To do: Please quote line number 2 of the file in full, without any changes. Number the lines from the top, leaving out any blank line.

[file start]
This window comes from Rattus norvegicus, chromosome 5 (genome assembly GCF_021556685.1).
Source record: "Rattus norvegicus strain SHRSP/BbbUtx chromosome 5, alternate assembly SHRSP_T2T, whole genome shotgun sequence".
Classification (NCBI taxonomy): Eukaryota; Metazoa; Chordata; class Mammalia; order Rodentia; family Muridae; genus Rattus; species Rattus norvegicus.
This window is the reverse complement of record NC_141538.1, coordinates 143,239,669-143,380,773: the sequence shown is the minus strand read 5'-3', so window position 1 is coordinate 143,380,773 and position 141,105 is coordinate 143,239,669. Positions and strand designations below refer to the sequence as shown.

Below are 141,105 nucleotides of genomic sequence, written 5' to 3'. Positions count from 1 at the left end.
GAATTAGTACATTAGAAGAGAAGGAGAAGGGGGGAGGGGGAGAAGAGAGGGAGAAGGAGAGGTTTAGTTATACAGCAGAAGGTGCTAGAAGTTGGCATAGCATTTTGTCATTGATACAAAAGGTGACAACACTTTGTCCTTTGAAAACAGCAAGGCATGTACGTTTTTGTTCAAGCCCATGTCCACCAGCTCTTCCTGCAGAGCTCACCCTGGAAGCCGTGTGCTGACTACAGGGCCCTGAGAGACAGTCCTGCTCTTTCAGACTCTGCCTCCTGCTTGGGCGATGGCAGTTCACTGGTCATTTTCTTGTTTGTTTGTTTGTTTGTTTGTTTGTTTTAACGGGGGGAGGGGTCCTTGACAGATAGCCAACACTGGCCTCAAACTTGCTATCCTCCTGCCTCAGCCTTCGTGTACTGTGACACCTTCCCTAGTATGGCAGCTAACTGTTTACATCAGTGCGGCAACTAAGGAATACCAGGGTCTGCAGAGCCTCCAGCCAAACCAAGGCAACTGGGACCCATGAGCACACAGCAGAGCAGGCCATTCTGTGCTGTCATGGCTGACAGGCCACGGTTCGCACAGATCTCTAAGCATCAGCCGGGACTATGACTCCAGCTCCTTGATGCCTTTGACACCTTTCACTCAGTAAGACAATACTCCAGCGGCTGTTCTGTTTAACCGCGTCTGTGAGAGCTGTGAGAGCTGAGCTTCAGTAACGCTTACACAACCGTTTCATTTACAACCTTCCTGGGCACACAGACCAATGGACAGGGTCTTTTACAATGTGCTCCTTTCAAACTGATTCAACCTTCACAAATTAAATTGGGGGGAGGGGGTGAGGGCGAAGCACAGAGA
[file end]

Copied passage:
Source record: "Rattus norvegicus strain SHRSP/BbbUtx chromosome 5, alternate assembly SHRSP_T2T, whole genome shotgun sequence".